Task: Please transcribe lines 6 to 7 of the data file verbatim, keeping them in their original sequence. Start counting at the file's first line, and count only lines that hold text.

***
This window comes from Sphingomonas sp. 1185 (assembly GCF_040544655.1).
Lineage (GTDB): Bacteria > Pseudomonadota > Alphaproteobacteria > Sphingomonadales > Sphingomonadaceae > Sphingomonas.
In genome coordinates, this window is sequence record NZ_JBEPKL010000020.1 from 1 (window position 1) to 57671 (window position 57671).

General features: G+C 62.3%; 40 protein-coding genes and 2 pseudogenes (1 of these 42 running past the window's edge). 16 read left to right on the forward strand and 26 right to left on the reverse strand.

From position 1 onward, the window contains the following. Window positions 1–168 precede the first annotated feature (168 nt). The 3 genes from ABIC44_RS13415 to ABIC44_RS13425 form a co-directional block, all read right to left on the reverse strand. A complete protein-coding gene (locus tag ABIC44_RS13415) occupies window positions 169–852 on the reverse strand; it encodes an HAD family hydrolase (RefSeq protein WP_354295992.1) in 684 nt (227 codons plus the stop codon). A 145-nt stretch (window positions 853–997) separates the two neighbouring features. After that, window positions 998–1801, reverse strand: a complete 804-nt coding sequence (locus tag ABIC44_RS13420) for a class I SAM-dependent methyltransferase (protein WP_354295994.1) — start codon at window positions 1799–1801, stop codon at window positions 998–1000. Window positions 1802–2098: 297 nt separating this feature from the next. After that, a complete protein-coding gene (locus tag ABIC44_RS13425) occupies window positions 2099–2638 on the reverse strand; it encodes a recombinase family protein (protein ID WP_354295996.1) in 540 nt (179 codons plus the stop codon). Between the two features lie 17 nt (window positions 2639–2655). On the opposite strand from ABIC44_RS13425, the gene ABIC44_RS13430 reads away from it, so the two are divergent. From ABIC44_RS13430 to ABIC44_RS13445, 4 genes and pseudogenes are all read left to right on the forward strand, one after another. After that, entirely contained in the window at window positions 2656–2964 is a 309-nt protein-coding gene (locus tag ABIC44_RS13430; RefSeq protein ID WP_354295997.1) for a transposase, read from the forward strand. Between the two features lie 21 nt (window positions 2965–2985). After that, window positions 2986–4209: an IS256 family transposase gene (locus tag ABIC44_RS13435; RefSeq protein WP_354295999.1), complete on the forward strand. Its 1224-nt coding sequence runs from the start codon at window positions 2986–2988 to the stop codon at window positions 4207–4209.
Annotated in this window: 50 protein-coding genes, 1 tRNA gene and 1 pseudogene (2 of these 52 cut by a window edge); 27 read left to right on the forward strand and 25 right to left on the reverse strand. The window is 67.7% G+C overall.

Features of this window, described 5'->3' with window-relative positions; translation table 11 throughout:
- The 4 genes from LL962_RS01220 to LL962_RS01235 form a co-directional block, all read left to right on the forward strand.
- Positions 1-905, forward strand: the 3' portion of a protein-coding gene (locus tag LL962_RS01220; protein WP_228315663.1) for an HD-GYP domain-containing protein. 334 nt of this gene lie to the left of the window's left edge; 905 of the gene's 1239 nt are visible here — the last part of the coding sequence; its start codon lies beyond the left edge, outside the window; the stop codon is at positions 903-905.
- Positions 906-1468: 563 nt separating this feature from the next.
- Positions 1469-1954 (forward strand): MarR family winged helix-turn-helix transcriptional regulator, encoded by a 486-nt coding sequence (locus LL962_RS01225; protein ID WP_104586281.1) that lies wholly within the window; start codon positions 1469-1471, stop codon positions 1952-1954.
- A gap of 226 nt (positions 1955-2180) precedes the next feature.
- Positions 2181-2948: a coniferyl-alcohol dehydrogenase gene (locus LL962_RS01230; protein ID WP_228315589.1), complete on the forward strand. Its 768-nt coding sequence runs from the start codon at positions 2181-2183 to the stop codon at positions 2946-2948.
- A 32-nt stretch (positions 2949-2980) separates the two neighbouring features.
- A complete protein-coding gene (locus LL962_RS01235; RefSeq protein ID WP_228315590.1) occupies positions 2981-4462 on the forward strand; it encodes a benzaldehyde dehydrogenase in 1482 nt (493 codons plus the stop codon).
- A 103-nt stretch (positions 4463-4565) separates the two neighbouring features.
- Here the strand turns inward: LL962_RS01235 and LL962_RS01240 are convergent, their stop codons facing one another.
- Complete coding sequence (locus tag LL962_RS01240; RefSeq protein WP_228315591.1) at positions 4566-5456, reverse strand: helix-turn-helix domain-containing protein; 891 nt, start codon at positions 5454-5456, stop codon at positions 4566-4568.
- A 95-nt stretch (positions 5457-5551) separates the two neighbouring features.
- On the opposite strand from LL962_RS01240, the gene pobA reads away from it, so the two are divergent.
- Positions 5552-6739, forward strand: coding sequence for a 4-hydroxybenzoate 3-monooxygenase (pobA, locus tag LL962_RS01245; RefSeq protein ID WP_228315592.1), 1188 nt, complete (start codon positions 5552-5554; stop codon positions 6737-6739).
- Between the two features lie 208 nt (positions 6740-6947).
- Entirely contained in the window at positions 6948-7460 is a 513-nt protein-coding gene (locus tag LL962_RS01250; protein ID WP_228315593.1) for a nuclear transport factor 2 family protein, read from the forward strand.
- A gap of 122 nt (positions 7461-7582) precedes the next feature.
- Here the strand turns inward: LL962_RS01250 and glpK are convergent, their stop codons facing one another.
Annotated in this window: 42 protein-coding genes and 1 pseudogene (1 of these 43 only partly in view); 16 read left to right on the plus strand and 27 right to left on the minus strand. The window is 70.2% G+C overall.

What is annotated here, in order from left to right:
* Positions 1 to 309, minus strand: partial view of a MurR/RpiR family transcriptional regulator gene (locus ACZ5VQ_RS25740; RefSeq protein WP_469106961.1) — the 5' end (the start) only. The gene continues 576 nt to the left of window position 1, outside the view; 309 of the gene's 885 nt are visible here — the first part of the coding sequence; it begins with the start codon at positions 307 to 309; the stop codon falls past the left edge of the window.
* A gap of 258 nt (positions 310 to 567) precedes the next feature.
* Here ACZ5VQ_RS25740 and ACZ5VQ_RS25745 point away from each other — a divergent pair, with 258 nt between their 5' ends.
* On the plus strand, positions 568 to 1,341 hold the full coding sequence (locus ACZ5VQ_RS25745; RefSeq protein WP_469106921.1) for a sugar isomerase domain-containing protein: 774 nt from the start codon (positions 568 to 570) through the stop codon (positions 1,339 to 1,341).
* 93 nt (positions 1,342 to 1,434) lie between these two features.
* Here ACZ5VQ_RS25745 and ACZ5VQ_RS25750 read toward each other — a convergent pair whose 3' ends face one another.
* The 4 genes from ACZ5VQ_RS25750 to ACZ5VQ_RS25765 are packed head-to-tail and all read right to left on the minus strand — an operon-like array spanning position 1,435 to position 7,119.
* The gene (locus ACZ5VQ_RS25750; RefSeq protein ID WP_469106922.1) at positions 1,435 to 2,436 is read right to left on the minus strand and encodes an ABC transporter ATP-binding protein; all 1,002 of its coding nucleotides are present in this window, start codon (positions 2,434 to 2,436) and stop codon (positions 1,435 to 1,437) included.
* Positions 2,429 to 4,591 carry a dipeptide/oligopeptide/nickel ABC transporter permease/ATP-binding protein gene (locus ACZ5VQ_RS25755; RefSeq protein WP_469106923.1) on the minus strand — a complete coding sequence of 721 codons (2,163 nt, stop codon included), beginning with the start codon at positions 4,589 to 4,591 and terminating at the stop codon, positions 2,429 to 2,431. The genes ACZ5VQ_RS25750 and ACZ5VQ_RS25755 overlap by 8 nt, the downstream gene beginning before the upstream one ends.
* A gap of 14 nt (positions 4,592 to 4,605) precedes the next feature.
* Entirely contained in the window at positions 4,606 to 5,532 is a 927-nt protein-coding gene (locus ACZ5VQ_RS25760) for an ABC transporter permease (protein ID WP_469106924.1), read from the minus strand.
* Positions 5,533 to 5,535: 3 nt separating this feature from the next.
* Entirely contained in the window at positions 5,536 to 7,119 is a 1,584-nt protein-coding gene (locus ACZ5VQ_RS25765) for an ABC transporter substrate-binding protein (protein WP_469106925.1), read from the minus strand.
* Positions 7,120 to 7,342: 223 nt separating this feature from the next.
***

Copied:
Annotated in this window: 50 protein-coding genes, 1 tRNA gene and 1 pseudogene (2 of these 52 cut by a window edge); 27 read left to right on the forward strand and 25 right to left on the reverse strand. The window is 67.7% G+C overall.

Features of this window, described 5'->3' with window-relative positions; translation table 11 throughout: